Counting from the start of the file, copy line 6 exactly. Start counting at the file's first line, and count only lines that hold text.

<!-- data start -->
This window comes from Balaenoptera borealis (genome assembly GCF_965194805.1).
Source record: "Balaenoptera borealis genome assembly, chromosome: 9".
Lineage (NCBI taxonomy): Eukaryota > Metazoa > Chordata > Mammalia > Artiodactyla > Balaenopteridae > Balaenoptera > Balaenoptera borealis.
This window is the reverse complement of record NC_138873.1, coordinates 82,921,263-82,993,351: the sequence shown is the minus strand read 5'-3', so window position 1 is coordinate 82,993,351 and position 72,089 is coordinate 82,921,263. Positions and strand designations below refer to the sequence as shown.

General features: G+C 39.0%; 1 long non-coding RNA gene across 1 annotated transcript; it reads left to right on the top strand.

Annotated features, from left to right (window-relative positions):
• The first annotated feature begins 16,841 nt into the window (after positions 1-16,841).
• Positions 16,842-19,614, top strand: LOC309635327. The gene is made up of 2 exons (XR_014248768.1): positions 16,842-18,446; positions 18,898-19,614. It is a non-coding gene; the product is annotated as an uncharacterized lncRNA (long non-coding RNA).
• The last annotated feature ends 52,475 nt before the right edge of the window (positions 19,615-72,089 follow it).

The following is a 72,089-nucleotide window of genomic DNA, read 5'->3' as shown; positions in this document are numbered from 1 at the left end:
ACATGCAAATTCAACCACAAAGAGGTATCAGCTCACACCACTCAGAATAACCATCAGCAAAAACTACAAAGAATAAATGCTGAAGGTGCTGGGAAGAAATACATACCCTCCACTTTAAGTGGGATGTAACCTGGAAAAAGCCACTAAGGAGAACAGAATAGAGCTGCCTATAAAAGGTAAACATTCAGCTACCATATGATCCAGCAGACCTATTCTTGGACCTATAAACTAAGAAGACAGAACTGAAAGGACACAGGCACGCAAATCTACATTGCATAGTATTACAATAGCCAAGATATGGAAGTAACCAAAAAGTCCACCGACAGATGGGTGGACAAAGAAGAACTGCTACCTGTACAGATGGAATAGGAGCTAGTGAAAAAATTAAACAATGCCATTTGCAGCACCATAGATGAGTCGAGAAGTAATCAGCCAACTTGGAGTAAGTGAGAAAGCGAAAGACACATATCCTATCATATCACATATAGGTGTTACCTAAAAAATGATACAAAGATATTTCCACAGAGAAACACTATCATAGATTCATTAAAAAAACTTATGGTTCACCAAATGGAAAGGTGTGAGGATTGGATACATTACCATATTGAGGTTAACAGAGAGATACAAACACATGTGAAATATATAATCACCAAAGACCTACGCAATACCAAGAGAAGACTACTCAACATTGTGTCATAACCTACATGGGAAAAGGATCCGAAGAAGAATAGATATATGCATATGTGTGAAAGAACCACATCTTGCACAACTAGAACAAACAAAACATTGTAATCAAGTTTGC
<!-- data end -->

Annotated features, from left to right (window-relative positions):